Last year, I read Final Girls, by Riley Sager, for the first time and I was OBSESSED! I talked about my love for this book HERE and HERE. If you are a fan of the mystery/thriller genre, or just a fan of an extremely well-developed narrative, you’ll want to add this one to your TBR pile! Between the intricate characters, the pacing and the well-developed plot, Final Girls is the perfectly bingeable! And, lucky for us, Final Girls is out in PAPERBACK TODAY!! YAY!
To celebrate the novel’s paperback release, Riley Sager answered a few questions from the #cjsreads crew! This novel was a 5 star read from all three of us!
Keep reading to check out what Sager had to say to me about reading book reviews, which literary character he resonates with and what the best piece of advice he ever received was! Then, head on over to Chandra and Jessica‘s blog to see the rest of the Q&A!
Do you read your reviews? Do you respond to them, good or bad? Any advice on how to deal with the bad?
I used to read reviews. Right before FINAL GIRLS came out, I was constantly seeking out early reviews. I cheered at the good ones and shrugged off the not-so-good ones. Then I got a bad review in a major newspaper that shall not be named. (OK, it was USA Today.) When I asked my agent and editor if I should read it, both said, “Noooo, absolutely not.” So I didn’t. I have no desire to. After that, I stopped reading reviews altogether. I don’t see the need. I know how much work I put into each book. I know what my intentions are and why certain choices were made. I tried my best, and that’s all that matters. If people love it, that’s great. If they don’t, well, there’s nothing I can do about it. On the flip side, I do love hearing from readers. Those emails and tweets have gotten me through some rough writing days.
If you didn’t like writing books, what would you do for a living?
While I was revising FINAL GIRLS, I worked as a library assistant in the children’s section of my local library. I loved it. You have no idea how great it was to go into work each day and see kids excited about reading. I’m talking running-into-the-library excited. It was awesome. There is no better feeling than putting a book into a child’s hand knowing that they’ll enjoy reading it. So that’s what I’d do—be a children’s librarian.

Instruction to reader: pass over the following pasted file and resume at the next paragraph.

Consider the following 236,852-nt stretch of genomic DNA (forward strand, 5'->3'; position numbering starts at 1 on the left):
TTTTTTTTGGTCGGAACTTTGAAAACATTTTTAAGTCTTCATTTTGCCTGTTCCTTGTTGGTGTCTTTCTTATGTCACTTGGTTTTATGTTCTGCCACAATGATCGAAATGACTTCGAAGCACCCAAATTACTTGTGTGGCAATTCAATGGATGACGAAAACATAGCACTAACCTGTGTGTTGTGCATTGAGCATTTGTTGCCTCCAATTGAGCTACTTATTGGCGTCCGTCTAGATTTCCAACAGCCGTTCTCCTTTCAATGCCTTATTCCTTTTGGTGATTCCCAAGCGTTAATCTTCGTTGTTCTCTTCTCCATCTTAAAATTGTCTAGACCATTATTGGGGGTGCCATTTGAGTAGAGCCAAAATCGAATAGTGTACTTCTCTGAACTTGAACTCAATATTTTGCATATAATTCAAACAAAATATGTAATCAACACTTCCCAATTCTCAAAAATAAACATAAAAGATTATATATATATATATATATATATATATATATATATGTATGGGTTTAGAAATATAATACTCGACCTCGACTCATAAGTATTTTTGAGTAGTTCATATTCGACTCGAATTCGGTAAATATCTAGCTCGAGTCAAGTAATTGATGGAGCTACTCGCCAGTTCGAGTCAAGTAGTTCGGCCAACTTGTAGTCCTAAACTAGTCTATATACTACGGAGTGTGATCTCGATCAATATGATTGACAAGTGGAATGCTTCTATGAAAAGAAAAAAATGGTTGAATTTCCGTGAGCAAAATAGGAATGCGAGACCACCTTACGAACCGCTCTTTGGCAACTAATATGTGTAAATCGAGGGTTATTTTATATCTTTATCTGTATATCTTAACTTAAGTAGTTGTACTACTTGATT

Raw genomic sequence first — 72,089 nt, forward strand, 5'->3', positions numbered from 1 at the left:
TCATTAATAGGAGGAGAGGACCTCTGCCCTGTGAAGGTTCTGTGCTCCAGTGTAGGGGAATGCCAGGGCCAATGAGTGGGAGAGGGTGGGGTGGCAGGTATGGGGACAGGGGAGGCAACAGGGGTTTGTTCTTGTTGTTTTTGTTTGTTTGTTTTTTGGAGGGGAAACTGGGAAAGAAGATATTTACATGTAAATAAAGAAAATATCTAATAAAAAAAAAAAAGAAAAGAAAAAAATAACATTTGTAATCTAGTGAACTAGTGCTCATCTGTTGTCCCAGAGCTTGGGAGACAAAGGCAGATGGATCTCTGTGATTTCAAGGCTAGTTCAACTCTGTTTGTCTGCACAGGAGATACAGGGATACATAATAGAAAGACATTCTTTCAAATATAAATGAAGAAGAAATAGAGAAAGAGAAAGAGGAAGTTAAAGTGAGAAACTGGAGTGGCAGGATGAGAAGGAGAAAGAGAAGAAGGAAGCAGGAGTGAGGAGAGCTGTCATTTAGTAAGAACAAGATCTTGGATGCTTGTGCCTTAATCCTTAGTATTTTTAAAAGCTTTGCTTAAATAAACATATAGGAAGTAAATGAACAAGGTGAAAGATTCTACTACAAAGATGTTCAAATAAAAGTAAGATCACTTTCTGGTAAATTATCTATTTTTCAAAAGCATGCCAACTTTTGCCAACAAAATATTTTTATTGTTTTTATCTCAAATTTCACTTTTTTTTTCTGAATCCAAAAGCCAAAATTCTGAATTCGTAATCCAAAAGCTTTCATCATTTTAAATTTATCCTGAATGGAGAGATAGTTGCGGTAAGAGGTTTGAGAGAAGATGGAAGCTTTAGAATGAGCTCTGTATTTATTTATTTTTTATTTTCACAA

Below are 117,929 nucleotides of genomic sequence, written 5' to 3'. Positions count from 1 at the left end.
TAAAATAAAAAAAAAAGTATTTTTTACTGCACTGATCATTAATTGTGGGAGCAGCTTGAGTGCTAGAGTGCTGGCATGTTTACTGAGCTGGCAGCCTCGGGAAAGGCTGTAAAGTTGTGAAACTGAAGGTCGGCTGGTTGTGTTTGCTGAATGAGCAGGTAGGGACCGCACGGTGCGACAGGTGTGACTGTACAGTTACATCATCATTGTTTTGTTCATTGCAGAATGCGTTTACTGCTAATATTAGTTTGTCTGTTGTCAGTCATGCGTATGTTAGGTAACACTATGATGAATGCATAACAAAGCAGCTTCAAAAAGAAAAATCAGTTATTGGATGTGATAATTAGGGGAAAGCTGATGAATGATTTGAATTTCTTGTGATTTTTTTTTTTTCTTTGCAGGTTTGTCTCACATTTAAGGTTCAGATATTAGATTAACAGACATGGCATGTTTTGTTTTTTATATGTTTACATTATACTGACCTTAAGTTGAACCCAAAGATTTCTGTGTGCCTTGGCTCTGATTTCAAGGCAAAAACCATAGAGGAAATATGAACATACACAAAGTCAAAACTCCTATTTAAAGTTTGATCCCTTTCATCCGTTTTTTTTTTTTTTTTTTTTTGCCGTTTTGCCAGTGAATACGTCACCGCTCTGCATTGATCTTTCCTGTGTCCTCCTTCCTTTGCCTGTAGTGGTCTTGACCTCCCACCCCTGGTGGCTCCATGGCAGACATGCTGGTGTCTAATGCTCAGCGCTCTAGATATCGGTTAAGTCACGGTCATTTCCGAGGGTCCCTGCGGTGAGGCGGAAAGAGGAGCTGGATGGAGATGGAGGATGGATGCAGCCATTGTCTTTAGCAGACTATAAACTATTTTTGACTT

What’s one piece of advice you have received that has always resonated with you?
More than twenty years ago, when I first started thinking about possibly writing a book, I bought Lawrence Block’s WRITING THE NOVEL. It’s been ages since I’ve leafed through it, but I remember him talking about writing every day, even if you don’t feel like it and the words just aren’t flowing. But then he added a caveat: Sometimes you just need to give up and go to the movies. And while that sounds defeatist, it’s not. It truly helps. I see no use in figuratively (and sometimes literally) beating my head against my laptop to churn out a few hundred words that will be rewritten anyway. So I walk away. I go to the movies. Or for a walk. Or clean the house. More often than not, that’s when I figure out how to solve whatever particular problem I’m facing. Which is exactly Lawrence Block’s point. That man is a genius.
What literary character is most like you?
Nick in THE GREAT GATSBY. I’m from Pennsylvania. My family is solidly working class. They’re good, decent folks with a lot of common sense. Yet I’m also fascinated by the elite. These people live in an entirely different universe than the one I grew up in. So I would definitely fall under Gatsby’s spell, dive headfirst into that world, make bad choices and then come out the other side repelled and disillusioned.